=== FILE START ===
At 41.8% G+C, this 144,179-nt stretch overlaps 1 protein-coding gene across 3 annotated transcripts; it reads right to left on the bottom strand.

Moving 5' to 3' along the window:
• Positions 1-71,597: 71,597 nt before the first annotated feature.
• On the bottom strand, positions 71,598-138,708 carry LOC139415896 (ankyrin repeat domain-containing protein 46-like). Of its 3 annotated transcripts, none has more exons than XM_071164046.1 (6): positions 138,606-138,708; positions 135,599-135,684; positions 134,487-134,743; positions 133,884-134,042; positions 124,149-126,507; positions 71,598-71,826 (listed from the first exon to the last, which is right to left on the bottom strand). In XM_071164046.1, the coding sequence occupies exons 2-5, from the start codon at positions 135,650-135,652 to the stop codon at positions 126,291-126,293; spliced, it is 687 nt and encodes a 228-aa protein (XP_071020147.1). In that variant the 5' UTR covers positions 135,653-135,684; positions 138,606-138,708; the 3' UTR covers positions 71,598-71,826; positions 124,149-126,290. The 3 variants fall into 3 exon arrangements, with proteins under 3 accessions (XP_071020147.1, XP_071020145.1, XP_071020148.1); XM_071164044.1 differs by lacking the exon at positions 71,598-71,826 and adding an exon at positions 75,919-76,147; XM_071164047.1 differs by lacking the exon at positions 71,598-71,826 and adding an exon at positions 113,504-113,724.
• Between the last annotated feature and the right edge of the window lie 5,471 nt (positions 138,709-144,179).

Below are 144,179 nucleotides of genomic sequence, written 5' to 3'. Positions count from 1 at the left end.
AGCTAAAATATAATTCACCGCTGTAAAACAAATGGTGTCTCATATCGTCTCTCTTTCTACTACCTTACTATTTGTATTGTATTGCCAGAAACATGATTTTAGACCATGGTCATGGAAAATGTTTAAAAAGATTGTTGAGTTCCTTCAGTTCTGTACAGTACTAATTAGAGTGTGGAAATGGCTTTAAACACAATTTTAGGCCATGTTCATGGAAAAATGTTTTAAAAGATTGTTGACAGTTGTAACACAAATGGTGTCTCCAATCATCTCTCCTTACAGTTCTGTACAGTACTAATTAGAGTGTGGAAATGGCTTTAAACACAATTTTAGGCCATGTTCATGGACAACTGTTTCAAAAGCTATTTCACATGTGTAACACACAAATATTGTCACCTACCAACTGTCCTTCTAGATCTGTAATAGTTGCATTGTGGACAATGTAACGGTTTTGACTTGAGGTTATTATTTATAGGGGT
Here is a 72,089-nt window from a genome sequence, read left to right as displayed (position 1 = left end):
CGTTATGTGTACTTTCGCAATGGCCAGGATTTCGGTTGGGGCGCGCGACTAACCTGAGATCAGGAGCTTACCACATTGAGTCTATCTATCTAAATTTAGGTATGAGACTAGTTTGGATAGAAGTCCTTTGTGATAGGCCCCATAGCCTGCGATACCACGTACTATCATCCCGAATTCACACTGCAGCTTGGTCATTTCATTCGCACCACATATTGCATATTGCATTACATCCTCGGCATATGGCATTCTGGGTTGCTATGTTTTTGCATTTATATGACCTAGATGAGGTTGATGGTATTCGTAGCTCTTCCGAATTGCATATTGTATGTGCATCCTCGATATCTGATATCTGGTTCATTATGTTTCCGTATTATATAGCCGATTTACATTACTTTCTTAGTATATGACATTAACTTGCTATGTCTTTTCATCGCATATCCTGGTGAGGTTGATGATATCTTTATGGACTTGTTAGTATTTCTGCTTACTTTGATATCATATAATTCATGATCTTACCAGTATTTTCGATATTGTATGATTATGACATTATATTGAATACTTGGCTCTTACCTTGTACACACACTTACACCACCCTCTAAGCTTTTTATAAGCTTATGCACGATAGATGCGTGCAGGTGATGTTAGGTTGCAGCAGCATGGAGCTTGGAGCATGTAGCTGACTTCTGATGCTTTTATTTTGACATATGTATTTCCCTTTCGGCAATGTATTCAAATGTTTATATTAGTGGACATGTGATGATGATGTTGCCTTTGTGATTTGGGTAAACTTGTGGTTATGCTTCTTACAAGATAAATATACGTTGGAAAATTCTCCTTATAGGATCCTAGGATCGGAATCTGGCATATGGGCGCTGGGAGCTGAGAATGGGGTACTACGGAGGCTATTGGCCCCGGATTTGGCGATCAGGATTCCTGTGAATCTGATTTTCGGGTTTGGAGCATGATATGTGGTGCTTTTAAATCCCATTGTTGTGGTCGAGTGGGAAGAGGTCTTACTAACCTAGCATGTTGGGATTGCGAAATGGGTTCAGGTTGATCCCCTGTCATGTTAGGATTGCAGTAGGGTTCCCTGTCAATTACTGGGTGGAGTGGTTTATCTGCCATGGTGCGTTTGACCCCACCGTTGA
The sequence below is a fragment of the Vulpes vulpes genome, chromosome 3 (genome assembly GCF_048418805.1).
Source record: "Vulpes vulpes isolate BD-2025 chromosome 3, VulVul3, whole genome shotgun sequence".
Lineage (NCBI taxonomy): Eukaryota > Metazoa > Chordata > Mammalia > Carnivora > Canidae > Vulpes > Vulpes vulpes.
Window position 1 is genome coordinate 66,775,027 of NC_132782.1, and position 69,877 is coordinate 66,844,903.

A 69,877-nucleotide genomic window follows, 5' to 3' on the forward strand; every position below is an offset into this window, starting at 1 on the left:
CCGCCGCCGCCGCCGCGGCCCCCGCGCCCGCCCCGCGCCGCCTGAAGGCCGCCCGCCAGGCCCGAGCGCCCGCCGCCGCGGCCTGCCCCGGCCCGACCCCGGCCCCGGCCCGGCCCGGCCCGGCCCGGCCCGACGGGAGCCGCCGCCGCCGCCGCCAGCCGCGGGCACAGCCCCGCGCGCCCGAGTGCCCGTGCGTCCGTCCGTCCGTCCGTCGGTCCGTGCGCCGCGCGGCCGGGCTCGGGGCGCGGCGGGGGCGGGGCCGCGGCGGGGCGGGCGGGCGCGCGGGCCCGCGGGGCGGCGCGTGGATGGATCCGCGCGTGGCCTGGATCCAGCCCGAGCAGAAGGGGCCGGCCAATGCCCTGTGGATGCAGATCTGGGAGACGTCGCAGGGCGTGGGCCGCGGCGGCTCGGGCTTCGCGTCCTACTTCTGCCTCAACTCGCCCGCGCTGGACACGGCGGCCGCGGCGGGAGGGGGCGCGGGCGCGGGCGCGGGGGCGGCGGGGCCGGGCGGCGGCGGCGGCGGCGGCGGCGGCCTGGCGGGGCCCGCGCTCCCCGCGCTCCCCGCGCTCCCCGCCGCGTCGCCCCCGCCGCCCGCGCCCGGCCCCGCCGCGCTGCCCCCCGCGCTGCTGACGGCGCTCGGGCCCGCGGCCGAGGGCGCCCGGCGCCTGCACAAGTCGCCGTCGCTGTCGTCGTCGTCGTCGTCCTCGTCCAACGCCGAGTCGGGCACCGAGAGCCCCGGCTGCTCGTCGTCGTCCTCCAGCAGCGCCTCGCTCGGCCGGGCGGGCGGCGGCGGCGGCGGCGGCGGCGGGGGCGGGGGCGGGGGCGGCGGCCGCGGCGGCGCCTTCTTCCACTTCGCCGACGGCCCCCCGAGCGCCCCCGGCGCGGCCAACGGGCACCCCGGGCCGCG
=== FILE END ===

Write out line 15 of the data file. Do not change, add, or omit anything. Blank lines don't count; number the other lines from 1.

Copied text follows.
CCGCCGCCGCCGCCGCGGCCCCCGCGCCCGCCCCGCGCCGCCTGAAGGCCGCCCGCCAGGCCCGAGCGCCCGCCGCCGCGGCCTGCCCCGGCCCGACCCCGGCCCCGGCCCGGCCCGGCCCGGCCCGGCCCGACGGGAGCCGCCGCCGCCGCCGCCAGCCGCGGGCACAGCCCCGCGCGCCCGAGTGCCCGTGCGTCCGTCCGTCCGTCCGTCGGTCCGTGCGCCGCGCGGCCGGGCTCGGGGCGCGGCGGGGGCGGGGCCGCGGCGGGGCGGGCGGGCGCGCGGGCCCGCGGGGCGGCGCGTGGATGGATCCGCGCGTGGCCTGGATCCAGCCCGAGCAGAAGGGGCCGGCCAATGCCCTGTGGATGCAGATCTGGGAGACGTCGCAGGGCGTGGGCCGCGGCGGCTCGGGCTTCGCGTCCTACTTCTGCCTCAACTCGCCCGCGCTGGACACGGCGGCCGCGGCGGGAGGGGGCGCGGGCGCGGGCGCGGGGGCGGCGGGGCCGGGCGGCGGCGGCGGCGGCGGCGGCGGCCTGGCGGGGCCCGCGCTCCCCGCGCTCCCCGCGCTCCCCGCCGCGTCGCCCCCGCCGCCCGCGCCCGGCCCCGCCGCGCTGCCCCCCGCGCTGCTGACGGCGCTCGGGCCCGCGGCCGAGGGCGCCCGGCGCCTGCACAAGTCGCCGTCGCTGTCGTCGTCGTCGTCGTCCTCGTCCAACGCCGAGTCGGGCACCGAGAGCCCCGGCTGCTCGTCGTCGTCCTCCAGCAGCGCCTCGCTCGGCCGGGCGGGCGGCGGCGGCGGCGGCGGCGGCGGGGGCGGGGGCGGGGGCGGCGGCCGCGGCGGCGCCTTCTTCCACTTCGCCGACGGCCCCCCGAGCGCCCCCGGCGCGGCCAACGGGCACCCCGGGCCGCG